The challenge with data is that there's a couple of layers to that data onion that we have to look at. There's the conceptual definition of the data. There's the logical definition of the data, and there's the physical definition of the data. And the question is always at which level are you working? So if I'm documenting in CMMn, BPMn and DMMn, just for the sake of documenting, it makes sense that I'm staying at the conceptual level. And all I need are the different concept terms and their deontic rules that tells me what's possible and not possible and that's about all I need. But if I want to move to the platform independent layer, there I need to be able to manipulate the logic so I need the notion of data type and [inaudible 00:25:25] definition, and I need the notion of expression language so I can manipulate the logic layer.

And then finally at the platform specific level, I need the actual concrete serialization or storage of that data so that I can actually go and automate this globally. So within the SDMn work, the situational data modeling and the patient, that's where we're trying to find our bearing with the different participant that should SDMn work at all these three level, only at the top two level, because naturally there's already been a lot of work in data modeling in the past, and nobody's interested in yet another empathy relationship standard. So we have to find the right level for the right purpose.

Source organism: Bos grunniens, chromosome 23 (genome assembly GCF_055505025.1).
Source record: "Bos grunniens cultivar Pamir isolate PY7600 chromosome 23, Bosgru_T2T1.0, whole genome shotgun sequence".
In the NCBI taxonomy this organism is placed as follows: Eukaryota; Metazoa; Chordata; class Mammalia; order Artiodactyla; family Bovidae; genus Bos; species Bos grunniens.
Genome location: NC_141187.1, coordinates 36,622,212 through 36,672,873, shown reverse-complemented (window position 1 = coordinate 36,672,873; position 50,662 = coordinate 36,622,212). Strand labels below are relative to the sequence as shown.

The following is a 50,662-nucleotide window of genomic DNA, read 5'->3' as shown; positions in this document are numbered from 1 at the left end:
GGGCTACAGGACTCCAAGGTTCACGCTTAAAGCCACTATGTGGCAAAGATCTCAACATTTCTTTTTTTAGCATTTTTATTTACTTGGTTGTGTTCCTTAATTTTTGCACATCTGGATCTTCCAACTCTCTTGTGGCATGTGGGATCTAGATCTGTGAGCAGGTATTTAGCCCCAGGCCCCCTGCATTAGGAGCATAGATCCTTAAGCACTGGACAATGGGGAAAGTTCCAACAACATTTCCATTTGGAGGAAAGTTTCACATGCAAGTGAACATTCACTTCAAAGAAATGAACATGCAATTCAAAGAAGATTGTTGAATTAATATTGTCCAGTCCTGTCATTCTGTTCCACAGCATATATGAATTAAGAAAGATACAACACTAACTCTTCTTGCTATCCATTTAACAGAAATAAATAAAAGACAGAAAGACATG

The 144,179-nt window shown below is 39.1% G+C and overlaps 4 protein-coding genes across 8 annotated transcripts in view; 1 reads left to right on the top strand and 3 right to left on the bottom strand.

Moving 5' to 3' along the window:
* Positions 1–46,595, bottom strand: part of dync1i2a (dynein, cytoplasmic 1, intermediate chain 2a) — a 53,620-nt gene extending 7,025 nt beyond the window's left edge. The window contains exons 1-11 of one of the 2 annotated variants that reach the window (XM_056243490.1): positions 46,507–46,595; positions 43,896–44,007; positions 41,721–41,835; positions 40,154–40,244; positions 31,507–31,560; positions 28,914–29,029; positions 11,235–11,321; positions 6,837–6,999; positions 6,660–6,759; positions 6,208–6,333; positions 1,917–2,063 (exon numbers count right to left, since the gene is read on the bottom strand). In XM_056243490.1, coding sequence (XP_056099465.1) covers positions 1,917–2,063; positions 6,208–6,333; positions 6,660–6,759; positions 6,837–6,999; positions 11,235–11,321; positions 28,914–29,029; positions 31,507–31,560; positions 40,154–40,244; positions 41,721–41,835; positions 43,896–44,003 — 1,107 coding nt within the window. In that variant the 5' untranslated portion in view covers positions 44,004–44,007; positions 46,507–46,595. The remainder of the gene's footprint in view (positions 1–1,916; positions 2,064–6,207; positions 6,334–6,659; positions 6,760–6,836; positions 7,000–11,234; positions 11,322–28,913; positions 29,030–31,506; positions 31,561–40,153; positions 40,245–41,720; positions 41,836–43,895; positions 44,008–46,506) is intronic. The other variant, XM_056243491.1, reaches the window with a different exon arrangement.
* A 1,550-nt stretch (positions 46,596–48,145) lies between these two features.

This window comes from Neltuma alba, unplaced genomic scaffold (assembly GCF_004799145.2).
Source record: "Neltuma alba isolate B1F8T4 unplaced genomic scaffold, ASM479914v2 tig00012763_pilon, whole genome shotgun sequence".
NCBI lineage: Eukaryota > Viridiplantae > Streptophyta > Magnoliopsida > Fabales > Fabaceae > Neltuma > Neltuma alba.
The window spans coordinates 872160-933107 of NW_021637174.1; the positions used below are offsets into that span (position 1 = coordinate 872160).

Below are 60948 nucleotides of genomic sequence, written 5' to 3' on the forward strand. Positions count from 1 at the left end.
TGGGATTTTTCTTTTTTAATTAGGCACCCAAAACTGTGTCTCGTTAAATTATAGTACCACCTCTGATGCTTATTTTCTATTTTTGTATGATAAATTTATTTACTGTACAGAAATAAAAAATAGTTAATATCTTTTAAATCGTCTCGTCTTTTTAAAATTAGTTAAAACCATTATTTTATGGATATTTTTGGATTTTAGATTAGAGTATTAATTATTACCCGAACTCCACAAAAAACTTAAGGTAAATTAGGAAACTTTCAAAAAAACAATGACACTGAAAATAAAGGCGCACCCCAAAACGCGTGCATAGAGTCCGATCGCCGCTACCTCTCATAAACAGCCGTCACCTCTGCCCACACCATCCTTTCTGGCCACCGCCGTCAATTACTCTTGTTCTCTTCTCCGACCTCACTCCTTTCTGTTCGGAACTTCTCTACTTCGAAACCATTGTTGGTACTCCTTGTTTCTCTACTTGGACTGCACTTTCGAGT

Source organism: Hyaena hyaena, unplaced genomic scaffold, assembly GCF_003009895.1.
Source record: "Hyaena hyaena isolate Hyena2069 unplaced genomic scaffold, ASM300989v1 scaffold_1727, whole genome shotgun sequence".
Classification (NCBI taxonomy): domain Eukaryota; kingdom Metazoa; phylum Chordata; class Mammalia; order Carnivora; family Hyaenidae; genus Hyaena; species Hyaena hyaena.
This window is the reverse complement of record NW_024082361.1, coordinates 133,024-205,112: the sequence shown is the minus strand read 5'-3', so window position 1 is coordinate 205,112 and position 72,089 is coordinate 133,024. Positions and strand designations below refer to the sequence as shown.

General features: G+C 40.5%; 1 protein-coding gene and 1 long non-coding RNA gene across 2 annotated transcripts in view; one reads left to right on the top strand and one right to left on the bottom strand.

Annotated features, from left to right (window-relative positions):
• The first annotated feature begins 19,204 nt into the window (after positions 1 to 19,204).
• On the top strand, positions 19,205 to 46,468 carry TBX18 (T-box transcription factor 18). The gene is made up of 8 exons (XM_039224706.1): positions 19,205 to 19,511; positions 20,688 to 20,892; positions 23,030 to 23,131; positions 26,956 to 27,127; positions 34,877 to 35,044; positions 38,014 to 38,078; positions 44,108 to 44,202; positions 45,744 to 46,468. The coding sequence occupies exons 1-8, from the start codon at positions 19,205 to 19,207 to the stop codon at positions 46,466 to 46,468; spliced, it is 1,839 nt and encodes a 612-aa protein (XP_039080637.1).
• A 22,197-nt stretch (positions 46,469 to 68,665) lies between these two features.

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Lloyd Dugan

Lloyd Dugan is a widely recognized thought leader in the development and use of leading modeling languages, methodologies, and tools, covering from the level of Enterprise Architecture (EA) and Business Architecture (BA) down through Business Process Management (BPM), Adaptive Case Management (ACM), and Service-Oriented Architecture (SOA). He specializes in the use of standard languages for describing business processes and services, particularly the Business Process Model & Notation (BPMN) from the Object Management Group (OMG). He developed and delivered BPMN training to staff from the Department of Defense (DoD) and many system integrators, presented on it at national and international conferences, and co-authored the seminal BPMN 2.0 Handbook (http://store.futstrat.com/servlet/Detail?no=85, chapter on “Making a BPMN 2.0 Model Executable) sponsored by the Workflow Management Coalition (WfMC, www.wfmc.org).